Opus 31 Number 2 in D Minor

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In addition to my attempts at composing, for the last week I have been relearning the Beethoven Op. 31 No. 2 that I played in undergrad.  Today I officially finished memorizing the first movement, so after my practice session, I came back to look in my handy dandy book about Beethoven and his sonatas, titled “Beethoven’s Pianoforte Sonatas Explained” by Ernst von Elterlein.  In this book, Elterlein has taken an aesthetic as well as theoretical look at each of Beethoven’s sonatas.  Every time I learn another of the sonatas, I always come back to this book to look at what is “under the hood” of that particular piece.  The Op. 31 No. 2, nicknamed “The Tempest” (by a publisher, no doubt) has one of the longer descriptions in the book.  It reads as follows:

“The first movement of this Sonata, allegro, D minor, 4/4 time, is a dramatic presentation of a manly, earnest, passionate, and violent conflict, accompanied by inward struggles.  In the beginning of the movement, the master still betrays indecision; he pauses, reflection whether he shall take the decisive step of not.  Then, all at once, he makes up his mind and the storm bursts forth; at bar 21 the chief theme appears, as Marx says, sternly resolute and full of force, but soon joins itself to a gentler impulse of pain or of supplication; then the feeling becomes more and more restless, and the second theme has a very agitated character.  Now some hard blows resound, as if the struggling spirit were bracing itself for fresh effort.  Then the deep, angry, tumultuous mutterings and rollings recommence.  At the beginning of the second part we hear again the largo tones; ‘the largo question sounds solemnly three times;’ and the response is renewed, but more eager aspiration and passionate struggle.  A moment’s rest comes again, the largo is heard once more in a recitative full of expression, and of sorrowful submission to the inevitable.  Such I take to be the meaning of the recitative.  Then the struggling and striving dies away in low, gloomy mutterings.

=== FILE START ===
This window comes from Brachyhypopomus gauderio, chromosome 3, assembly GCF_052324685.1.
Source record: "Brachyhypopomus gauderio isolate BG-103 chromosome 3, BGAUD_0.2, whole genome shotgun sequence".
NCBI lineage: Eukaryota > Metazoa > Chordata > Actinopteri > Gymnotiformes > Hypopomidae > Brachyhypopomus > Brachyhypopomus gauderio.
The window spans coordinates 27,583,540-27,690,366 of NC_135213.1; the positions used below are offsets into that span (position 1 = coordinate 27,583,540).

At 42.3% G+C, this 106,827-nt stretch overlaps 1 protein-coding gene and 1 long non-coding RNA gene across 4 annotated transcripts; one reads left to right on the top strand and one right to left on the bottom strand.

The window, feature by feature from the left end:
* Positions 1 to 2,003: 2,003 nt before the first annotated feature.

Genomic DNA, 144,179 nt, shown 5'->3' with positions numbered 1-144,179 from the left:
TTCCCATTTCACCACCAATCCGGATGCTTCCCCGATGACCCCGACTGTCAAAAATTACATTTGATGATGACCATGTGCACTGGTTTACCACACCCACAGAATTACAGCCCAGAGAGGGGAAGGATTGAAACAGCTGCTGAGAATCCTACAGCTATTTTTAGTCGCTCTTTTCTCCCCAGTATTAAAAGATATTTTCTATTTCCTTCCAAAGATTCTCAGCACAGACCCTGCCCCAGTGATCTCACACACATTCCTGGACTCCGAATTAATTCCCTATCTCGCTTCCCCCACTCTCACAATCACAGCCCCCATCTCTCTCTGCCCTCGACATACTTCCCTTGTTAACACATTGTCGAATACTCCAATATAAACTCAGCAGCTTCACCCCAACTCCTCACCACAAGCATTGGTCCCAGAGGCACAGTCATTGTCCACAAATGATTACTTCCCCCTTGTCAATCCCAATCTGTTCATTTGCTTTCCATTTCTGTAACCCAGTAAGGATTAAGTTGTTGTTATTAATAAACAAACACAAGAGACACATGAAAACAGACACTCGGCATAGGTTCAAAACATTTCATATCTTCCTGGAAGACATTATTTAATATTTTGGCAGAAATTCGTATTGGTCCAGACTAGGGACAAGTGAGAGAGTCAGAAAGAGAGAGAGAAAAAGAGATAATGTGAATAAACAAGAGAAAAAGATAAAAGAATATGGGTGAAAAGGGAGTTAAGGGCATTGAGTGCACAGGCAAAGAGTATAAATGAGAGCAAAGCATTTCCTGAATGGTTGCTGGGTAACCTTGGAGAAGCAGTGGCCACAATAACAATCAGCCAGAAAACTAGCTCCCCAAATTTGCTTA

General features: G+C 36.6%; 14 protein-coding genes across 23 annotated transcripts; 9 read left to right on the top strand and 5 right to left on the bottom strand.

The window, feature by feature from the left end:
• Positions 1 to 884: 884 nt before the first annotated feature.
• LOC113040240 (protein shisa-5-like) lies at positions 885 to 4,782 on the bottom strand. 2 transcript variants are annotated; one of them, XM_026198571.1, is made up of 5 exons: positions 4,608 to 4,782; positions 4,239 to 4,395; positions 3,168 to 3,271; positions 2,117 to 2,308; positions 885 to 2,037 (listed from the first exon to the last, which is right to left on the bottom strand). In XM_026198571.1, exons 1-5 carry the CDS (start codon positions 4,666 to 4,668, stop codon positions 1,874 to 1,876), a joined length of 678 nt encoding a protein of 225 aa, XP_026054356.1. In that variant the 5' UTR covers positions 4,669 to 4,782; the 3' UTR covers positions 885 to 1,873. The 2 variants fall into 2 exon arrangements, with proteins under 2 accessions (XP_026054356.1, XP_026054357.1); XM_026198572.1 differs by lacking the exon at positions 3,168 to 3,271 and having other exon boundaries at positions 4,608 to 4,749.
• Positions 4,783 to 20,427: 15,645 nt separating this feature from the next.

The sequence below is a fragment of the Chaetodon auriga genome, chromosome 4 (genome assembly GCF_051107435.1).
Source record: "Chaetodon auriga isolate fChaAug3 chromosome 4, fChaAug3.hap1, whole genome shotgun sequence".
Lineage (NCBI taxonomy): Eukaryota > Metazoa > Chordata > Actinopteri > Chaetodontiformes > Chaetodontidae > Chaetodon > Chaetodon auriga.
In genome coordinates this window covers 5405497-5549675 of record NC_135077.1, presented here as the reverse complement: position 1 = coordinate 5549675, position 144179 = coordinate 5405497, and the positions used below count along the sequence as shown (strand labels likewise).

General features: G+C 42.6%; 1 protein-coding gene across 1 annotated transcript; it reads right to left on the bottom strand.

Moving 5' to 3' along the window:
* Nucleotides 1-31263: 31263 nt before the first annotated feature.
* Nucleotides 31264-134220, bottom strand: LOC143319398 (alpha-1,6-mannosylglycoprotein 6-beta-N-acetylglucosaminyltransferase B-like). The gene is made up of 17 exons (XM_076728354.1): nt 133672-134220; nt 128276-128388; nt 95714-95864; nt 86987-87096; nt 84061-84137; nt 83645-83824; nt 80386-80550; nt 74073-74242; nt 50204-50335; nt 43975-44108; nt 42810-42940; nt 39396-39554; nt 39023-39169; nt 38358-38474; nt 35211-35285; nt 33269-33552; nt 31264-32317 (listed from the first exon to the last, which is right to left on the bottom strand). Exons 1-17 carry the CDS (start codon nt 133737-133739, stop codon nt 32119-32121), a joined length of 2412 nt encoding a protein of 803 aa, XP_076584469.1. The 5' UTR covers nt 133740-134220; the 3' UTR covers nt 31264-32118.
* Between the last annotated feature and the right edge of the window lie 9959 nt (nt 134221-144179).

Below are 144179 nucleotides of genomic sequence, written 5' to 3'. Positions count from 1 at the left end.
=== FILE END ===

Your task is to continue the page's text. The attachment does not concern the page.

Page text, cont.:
“The second movement, adagio, B flat major, 3/4 time, depicts the deepest inward peace and serene happiness.  A religious feeling pervades the chief theme of this movement.  But amid all this repose come occasional outbursts of passion; indescribable emotions rise and swell in the heart; an ardent yearning after higher happiness takes possession of the soul; the agitation is gently soothed, but the yearnings begin again, to be, however, hushed at least.  The whole is a beautiful and richly colored piece of soul-painting.

“The third movement, allegretto, D minor, 3/8 time, consists properly of only two principal subjects; the first quite at the beginning of the movement of four notes only, A, F, E, D; the second of six notes at the interval of a second (F, E, F, E, F, E).  This gives a stamp of originality to the piece, especially to the second tuneless motive, and something of a bizarre tinge is imparted by the almost obstinate repetition of the theme in every key.  What does this movement mean?  A deep agitation through it; a striving after something, as there was in the first movement, but a less active striving, one might say a more resigned effort, accompanied, however, by a bitter, almost gnawing grief.  Over the whole, which Marx speaks of as ‘perfumed with longing,’ there hovers a spirit of fantasy; a humorous feature runs though it, by which the former restless, and even gloomy, character of the movement is essentially modified.  After careful consideration, we feel convinced that this rondo is no mere caprice, and that there is, although we may not be able to explain how, a subtle connection between it and the first movement.  And the sonata on this account gives the impression of a work uniformly carried out.  It may also be noted that, according to tradition, Beethoven had a special preference for this Sonata, and frequently played it in public” (Elterlein, 1903, pp 77-79).

So, overlook Elterlein’s poor writing style and if you aren’t familiar with music, overlook the technical jargon.  My journey seems very similar to this Sonata at the moment.  In the first movement, there is one spot in particular that I can point out to you where up until this point, it is clouds and thunder.  In this particular spot, the clouds have clearly parted to make room for the sun, however temporarily the sun’s appearance is (and in this case, it is only a few bars).  I believe I have gotten to that sunny point, even if it’s only temporarily this time.  That being said, it’s toward the end of the first movement, so if my life is going to mimic the music, I don’t have long until we have an entire movement in a major key (and my favorite major key at that…B-flat).  I guess all there is left to do at this point is ride it out and see if B-flat comes next!

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